At least 14 states will send new senators to Washington over the next three months, and while all these members will be considered freshmen, some will be more equal than others. There can be no ties in seniority in the Senate, and senators sworn in before Jan. 3 will have a leg up on their new colleagues.
For senators sworn in on the same day, seniority is determined, in order, by previous service in the Senate, House, and years as governor, with final ties being determined by state population.
To be sure, overall Senate seniority only matters in terms of office-suite assignments, but within a caucus, it can sometimes help a senator with placements on his or her committees.
First to be sworn in will be the winners of the three special elections in Illinois, West Virginia and Delaware. The order in which these new senators will be sworn in is largely dependent on how quickly the secretaries of State in Illinois and West Virginia and the Commissioner of Elections in Delaware can -- or choose to -- send paperwork to the Senate declaring that the race has been informally decided.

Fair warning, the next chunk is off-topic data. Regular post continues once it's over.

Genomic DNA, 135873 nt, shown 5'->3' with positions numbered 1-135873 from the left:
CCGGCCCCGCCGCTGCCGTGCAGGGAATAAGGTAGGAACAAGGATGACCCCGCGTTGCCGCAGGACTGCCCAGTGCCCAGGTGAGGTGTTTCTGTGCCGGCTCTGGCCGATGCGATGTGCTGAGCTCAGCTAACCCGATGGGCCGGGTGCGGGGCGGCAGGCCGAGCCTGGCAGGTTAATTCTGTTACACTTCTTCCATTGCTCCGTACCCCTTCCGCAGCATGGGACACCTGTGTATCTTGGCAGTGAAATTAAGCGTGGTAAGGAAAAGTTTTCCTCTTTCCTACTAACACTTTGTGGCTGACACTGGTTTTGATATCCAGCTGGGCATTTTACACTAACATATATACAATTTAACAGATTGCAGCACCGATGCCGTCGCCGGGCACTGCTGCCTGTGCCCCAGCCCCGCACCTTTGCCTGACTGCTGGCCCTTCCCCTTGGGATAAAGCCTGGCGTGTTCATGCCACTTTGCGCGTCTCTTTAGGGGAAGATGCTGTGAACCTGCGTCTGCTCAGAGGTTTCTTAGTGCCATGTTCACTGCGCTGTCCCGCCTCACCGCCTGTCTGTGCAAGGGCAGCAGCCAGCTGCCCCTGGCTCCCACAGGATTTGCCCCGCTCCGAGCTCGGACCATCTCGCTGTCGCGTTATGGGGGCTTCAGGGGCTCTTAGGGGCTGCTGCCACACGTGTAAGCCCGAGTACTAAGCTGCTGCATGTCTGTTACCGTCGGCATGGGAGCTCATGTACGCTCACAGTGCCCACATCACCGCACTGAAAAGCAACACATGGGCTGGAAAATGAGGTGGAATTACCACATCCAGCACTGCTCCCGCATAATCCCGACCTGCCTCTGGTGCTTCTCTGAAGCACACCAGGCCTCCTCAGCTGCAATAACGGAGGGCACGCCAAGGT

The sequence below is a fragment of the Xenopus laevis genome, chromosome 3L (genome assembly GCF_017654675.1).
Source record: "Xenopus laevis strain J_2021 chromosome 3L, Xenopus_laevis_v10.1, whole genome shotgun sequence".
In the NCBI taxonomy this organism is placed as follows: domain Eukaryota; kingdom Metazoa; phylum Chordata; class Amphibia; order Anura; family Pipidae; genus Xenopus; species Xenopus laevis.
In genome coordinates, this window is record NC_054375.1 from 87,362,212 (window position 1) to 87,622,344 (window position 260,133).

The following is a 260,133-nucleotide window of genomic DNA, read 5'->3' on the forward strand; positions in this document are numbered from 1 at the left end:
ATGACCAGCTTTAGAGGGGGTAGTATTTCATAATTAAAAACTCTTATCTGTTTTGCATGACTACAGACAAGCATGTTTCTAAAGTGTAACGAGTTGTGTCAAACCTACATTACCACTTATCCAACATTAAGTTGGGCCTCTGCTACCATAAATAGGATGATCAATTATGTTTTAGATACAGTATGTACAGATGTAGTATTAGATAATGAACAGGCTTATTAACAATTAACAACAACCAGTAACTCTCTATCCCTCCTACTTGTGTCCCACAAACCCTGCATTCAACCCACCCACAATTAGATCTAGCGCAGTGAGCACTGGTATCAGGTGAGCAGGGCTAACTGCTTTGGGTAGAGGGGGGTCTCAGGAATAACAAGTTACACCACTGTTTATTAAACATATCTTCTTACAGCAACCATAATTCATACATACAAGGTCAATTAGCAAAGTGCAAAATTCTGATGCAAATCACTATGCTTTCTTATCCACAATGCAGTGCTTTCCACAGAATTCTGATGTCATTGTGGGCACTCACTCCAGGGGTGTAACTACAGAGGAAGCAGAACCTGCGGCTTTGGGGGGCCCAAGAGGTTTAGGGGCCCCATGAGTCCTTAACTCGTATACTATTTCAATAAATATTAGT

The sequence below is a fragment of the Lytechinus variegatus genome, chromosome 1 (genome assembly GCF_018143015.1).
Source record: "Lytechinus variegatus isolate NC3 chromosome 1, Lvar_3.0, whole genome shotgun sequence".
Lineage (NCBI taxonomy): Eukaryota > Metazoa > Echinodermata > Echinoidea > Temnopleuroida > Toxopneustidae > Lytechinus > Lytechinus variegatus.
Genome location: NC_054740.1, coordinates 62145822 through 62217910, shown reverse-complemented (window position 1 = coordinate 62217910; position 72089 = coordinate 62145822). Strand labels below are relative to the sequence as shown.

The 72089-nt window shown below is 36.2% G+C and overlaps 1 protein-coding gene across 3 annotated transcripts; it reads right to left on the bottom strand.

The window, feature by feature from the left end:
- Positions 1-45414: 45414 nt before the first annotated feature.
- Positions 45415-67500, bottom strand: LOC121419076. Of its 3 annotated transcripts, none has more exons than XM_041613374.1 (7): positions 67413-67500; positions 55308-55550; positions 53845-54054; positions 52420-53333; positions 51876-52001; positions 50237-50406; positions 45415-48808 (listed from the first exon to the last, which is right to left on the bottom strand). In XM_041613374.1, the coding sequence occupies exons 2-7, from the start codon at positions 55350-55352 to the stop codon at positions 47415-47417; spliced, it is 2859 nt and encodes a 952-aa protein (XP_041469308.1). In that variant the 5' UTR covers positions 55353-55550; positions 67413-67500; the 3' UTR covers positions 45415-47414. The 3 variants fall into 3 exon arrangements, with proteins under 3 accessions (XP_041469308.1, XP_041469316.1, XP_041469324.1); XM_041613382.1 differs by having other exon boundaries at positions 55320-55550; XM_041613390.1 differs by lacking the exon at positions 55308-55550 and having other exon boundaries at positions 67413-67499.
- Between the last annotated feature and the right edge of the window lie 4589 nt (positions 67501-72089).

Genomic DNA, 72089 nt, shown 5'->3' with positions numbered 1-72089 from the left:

All three of these officials are Democrats, so it's not implausible that Republicans Rep. Mark Kirk in Illinois, John Raese in West Virginia, or Christine O'Donnell in Delaware might have to wait a bit longer than would Democrats Alexi Giannoulias, Joe Manchin, or Chris Coons, respectively. If a contest is close, a swearing-in might have to wait until that state's final vote is officially certified. But in any event, it's clear that the next three senators will emerge from this group of six candidates.
Beyond that, the terms of other new senators will begin constitutionally on Jan. 3. One wrinkle: The Senate does not recognize the seniority of a senator sworn in prematurely merely because the outgoing senator resigns early, even if there is a gubernatorial appointment of the senator-elect to the remainder of the old senator's term.
This article appears in the Oct. 9, 2010, edition of National Journal Daily.